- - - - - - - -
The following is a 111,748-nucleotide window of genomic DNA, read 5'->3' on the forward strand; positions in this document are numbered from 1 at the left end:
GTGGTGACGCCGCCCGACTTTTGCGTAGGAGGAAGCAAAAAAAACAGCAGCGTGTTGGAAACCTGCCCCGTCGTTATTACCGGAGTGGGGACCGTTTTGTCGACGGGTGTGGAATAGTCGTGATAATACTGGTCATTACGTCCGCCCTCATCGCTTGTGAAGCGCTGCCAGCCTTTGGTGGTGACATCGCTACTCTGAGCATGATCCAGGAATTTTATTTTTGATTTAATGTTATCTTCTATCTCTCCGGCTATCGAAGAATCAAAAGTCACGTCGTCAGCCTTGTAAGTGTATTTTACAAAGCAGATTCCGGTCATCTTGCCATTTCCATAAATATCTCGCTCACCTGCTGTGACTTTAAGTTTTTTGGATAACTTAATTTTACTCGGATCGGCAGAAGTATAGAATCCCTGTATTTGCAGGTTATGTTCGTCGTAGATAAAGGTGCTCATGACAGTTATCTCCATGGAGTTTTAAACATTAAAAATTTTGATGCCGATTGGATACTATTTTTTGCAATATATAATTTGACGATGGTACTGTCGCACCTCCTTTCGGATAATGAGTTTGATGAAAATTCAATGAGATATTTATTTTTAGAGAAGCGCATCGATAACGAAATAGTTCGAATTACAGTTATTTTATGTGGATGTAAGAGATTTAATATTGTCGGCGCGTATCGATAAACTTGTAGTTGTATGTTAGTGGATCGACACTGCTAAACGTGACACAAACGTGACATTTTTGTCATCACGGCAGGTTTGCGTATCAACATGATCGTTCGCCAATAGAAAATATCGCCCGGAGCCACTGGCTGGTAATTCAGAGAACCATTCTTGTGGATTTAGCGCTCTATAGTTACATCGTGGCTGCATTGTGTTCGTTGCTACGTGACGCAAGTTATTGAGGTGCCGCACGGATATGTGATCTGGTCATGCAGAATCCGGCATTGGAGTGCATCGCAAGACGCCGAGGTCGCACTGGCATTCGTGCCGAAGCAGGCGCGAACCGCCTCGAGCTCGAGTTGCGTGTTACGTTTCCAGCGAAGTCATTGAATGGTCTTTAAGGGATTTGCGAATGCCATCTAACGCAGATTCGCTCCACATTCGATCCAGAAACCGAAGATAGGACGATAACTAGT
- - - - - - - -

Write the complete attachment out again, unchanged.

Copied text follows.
The following is a 111,748-nucleotide window of genomic DNA, read 5'->3' on the forward strand; positions in this document are numbered from 1 at the left end:
GTGGTGACGCCGCCCGACTTTTGCGTAGGAGGAAGCAAAAAAAACAGCAGCGTGTTGGAAACCTGCCCCGTCGTTATTACCGGAGTGGGGACCGTTTTGTCGACGGGTGTGGAATAGTCGTGATAATACTGGTCATTACGTCCGCCCTCATCGCTTGTGAAGCGCTGCCAGCCTTTGGTGGTGACATCGCTACTCTGAGCATGATCCAGGAATTTTATTTTTGATTTAATGTTATCTTCTATCTCTCCGGCTATCGAAGAATCAAAAGTCACGTCGTCAGCCTTGTAAGTGTATTTTACAAAGCAGATTCCGGTCATCTTGCCATTTCCATAAATATCTCGCTCACCTGCTGTGACTTTAAGTTTTTTGGATAACTTAATTTTACTCGGATCGGCAGAAGTATAGAATCCCTGTATTTGCAGGTTATGTTCGTCGTAGATAAAGGTGCTCATGACAGTTATCTCCATGGAGTTTTAAACATTAAAAATTTTGATGCCGATTGGATACTATTTTTTGCAATATATAATTTGACGATGGTACTGTCGCACCTCCTTTCGGATAATGAGTTTGATGAAAATTCAATGAGATATTTATTTTTAGAGAAGCGCATCGATAACGAAATAGTTCGAATTACAGTTATTTTATGTGGATGTAAGAGATTTAATATTGTCGGCGCGTATCGATAAACTTGTAGTTGTATGTTAGTGGATCGACACTGCTAAACGTGACACAAACGTGACATTTTTGTCATCACGGCAGGTTTGCGTATCAACATGATCGTTCGCCAATAGAAAATATCGCCCGGAGCCACTGGCTGGTAATTCAGAGAACCATTCTTGTGGATTTAGCGCTCTATAGTTACATCGTGGCTGCATTGTGTTCGTTGCTACGTGACGCAAGTTATTGAGGTGCCGCACGGATATGTGATCTGGTCATGCAGAATCCGGCATTGGAGTGCATCGCAAGACGCCGAGGTCGCACTGGCATTCGTGCCGAAGCAGGCGCGAACCGCCTCGAGCTCGAGTTGCGTGTTACGTTTCCAGCGAAGTCATTGAATGGTCTTTAAGGGATTTGCGAATGCCATCTAACGCAGATTCGCTCCACATTCGATCCAGAAACCGAAGATAGGACGATAACTAGT